Cataract- and Lens-Induced Uveitis

Phacoantigenic/phacoanaphylactic uveitis is the result of an immunologic response from disruption of the lens capsule with subsequent release of lens proteins. The clinical diagnosis of phacoanaphylaxis, particularly in an eye with an intraocular lens implant, can be difficult, and on routine examination the condition may be indistinguishable from infectious endophthalmitis. Phacoantigenic uveitis is usually unilateral. The inflammation is predominantly anterior, with zonal granulomatous inflammation centered around the lens material. Traditionally, phacolytic uveitis refers to nongranulomatous inflammation resulting from lens proteins leaking through an intact lens capsule in an eye with a hypermature cataract. All of these entities may represent varying manifestations of a similar disease process and can all be considered lens-induced uveitis.

Etiology and Epidemiology

It can occur after cataract surgery or trauma, and occasionally occurs spontaneously if there is a hypermature cataract with a leaking capsule.

The immune system creates inflammation against previously sequestered lens proteins.


Pain, redness, photophobia, and decreased vision

Signs (Figs. 5-1 to 5-5)

Circumciliary injection (ciliary flush)

Corneal edema

“Mutton fat” keratic precipitates

Marked flare, abundant cells, lens matter in anterior chamber and/or a hypopyon

Posterior or peripheral anterior synechiae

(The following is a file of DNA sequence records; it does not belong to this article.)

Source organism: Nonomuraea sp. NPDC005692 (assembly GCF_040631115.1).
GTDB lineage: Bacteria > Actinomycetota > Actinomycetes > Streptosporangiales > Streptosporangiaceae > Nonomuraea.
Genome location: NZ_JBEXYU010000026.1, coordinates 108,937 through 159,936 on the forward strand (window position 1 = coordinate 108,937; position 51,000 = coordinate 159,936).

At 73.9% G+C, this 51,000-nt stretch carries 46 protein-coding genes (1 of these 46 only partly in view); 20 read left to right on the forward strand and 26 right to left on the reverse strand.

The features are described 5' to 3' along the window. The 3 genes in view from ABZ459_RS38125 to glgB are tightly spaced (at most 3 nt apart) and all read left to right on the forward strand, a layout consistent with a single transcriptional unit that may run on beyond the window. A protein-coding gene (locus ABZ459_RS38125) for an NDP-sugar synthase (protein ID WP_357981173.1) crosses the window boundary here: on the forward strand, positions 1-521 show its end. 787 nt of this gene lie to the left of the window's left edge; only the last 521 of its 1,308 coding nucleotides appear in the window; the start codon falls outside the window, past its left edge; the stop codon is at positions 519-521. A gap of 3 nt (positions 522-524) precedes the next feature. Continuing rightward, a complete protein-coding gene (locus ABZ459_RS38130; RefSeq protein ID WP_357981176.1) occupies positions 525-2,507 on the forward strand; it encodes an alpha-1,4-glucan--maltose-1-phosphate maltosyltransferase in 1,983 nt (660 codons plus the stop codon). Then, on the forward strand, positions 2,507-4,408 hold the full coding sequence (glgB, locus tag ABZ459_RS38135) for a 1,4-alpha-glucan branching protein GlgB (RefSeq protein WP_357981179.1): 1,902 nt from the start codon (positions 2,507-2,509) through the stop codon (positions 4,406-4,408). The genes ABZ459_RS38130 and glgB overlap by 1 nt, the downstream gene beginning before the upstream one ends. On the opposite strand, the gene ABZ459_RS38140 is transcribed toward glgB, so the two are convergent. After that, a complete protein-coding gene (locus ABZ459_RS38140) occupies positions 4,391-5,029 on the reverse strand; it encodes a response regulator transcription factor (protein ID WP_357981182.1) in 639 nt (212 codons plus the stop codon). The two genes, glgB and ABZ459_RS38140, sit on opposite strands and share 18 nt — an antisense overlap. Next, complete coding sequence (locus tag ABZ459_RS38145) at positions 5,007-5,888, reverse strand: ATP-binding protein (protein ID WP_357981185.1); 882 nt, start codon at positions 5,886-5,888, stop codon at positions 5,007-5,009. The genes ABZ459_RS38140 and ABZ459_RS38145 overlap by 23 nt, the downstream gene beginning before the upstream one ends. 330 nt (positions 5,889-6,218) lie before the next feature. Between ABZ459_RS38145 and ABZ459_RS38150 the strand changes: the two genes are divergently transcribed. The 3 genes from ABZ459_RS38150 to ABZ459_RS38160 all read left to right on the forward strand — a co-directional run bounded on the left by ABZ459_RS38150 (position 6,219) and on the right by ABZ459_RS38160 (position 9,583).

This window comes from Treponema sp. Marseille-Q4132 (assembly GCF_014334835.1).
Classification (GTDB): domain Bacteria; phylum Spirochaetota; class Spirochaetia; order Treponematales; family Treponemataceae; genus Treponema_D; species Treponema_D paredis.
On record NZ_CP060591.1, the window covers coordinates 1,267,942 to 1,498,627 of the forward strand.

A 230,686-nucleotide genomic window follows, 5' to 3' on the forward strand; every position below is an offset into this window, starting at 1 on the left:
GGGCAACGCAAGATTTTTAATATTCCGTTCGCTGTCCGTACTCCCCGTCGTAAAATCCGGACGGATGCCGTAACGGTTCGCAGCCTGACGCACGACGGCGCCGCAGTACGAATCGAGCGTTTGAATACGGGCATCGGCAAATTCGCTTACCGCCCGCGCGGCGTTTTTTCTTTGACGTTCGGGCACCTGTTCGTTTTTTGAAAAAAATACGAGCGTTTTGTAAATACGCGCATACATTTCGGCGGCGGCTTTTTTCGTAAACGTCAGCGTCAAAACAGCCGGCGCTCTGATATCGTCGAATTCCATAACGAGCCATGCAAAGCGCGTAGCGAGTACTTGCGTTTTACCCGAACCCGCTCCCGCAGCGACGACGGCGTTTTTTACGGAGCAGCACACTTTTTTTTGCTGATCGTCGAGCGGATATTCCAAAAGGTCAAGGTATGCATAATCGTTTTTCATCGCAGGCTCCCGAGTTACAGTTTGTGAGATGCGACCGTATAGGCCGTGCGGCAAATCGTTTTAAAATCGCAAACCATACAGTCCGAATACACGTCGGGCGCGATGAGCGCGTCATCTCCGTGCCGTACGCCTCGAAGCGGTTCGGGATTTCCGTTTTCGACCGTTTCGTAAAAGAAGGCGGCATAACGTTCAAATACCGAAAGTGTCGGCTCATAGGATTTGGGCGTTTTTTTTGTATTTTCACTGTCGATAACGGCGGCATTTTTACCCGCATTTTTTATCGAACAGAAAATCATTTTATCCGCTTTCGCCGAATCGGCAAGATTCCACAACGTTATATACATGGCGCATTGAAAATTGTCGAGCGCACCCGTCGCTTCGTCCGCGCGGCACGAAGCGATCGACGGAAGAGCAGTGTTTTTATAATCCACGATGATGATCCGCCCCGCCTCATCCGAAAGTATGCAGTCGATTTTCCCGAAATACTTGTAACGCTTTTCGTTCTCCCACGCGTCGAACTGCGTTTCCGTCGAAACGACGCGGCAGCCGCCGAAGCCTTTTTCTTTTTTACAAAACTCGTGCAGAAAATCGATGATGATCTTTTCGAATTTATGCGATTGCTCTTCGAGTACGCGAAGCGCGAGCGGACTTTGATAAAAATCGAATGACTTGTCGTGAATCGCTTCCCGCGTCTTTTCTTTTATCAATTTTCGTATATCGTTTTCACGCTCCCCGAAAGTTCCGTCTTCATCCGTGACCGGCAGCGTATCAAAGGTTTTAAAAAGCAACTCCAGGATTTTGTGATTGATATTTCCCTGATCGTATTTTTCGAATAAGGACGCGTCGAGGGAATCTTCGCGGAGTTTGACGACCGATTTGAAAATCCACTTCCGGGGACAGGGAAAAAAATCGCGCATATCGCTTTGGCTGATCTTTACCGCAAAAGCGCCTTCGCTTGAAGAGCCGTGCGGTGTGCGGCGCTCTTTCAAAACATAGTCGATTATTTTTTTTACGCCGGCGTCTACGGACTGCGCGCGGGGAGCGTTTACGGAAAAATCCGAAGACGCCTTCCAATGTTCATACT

A pupillary membrane

Irregular lens capsule, opaque lens, intense vitritis

Glaucoma due to trabeculitis, lens debris in angles or synechiae

Hypotony due to cyclitic membranes, ciliary shutdown, or choroidal effusion

Phthisis bulbi

Differential Diagnosis

Phacolytic glaucoma

Sympathetic ophthalmia (a bilateral disease)

Low-grade endophthalmitis (e.g., Propionibacterium acnes)

Bacterial/fungal endophthalmitis

Diagnostic Evaluation

A high degree of clinical suspicion is important.

An anterior chamber tap with histopathology may help differentiate lens-induced inflammation from infectious endophthalmitis.

Histopathology may reveal zonal granulomatous inflammation.


Definitive treatment involves removal of the inciting agent (i.e., the lens or residual lens matter).

Control of inflammation and glaucoma with corticosteroids and ocular antihypertensive medications is important in order to prevent long-term morbidity.


There is often a good outcome with prompt and aggressive management.

If the lens is not promptly removed, complications such as glaucoma, hypotony, macular edema, or macular scarring can lead to visually significant morbidity.


Kalogeropoulos CD, Malamou-Mitsi VD, Asproudis I, et al. The contribution of aqueous humor cytology in the differential diagnosis of anterior uvea inflammations. Ocul Immunol Inflamm. 2004;12(3):215–225.

Thach AB, Marak GE Jr, McLean IW, et al. Phacoanaphylactic endophthalmitis: a clinicopathologic review. Int Ophthalmol. 1991;15(4):271–279.

Figure 5-1. Slit-lamp photograph of a case of trauma-related phacoantigenic uveitis. Note the granulomatous keratic precipitates and ruptured anterior lens capsule with cortical material in the anterior chamber.


Figure 5-2. A 45-year-old woman presented with a 1-month history of pain, redness, and vision loss. She developed these symptoms shortly after blunt trauma to the eye. The fellow eye was normal. Slit-lamp photograph shows moderate anterior chamber inflammation, an intumescent cataract, and posterior synechia. (Courtesy of S. R. Rathinam, MD.)


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Nov 5, 2016 | Posted by in OPHTHALMOLOGY | Comments Off on Cataract- and Lens-Induced Uveitis

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